“We, the undersigned, oppose the proposed expansion of the Sipapu Ski Area to approximately four times its current size, and the proposed increase by 65 million gallons of the water withdrawn from the Rio Pueblo/Rio Embudo for snow-making from mid-October to mid-December. This will require the purchase of 56 acre-feet of additional water rights. We recognize the significant benefits that Sipapu provides to the local area, through employment, opportunities for outdoor recreation, and initiatives like the local youth ski program. However, the proposed expansion threatens our watershed. The water withdrawals will negatively impact agriculture, domestic wells, water table recharge, fisheries and riparian habitat. There will be an increase in river water contamination by snow-making chemicals and freezing salts. The increased logging will reduce available habitat for plants and animals. Summer and winter resort development will result in increased traffic, water consumption, trash, sewage, and noise from snow-making guns, construction and logging. Such negative impacts are not justified, and especially not in light of projected climate warming and the aridification of New Mexico that call into question the future viability of the ski industry here. By its own report, Sipapu Ski Area only approaches full capacity a few days a year. Thus, the need for an expansion of this magnitude is clearly not justified by customer demand.”
I’ve skied at Sipapu since 1992 when my family moved to El Valle. I taught my two kids to ski there. I volunteered in the school ski program, helping the Peñasco school kids get their gear on for their Monday lessons so I could ski at a reduced rate once they were out on the slopes. I was part of the coalition that fought the ski area’s proposed 1990 expansion (the initial EIS went through several iterations throughout the 1990s) that divided the community in a bitter contestation over water rights and acequias within the rural community versus jobs and loyalty to the Bolander family, the original owners of ski area. The intensity of this bitterness, which I documented in my book Culture Clash: Environmental Politics in New Mexico Forest Communities, kept me away from Sipapu until years after the Bolander family sold the ski area to Coleman and many of the longtime employees left.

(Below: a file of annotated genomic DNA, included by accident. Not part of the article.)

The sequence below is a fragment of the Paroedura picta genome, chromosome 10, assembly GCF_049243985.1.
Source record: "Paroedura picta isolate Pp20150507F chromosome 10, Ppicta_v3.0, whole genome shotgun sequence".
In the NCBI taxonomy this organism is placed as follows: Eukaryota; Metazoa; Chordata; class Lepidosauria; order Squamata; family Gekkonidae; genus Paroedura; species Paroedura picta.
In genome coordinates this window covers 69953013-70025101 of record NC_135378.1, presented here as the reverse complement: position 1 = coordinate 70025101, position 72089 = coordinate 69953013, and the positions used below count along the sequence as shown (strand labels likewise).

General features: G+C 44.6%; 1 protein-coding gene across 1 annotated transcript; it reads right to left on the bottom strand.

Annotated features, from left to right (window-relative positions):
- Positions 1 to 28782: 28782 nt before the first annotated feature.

There have been problems at the ski area over the years, above and beyond its growing pains and expansion controversies. Yesterday, when I skied Sipapu with my son and granddaughter Lulu, who is five years old, they were on full display. When we arrived a little after nine a.m., the line to buy tickets extended out the door into the cold. Lulu and I went into the restaurant to wait while my son tracked down J.P., who is a friend, to see if there was anything that could be done to expedite the process. We noticed all the folks waiting out in the cold in the rental line as well. He came back to say no, J.P.’s domain is the mountain, not the lodge or ticket sales, and went back to the ticket line. He was soon back, however, with our lift tickets to say that he’d gone inside to the ticket desk only to find out that the folks managing the desk had failed to tell people in line that there should actually be two lines, one for lift tickets and one for ski rentals. As we came out of the restaurant the folks waiting in the cold in the rental line were still there.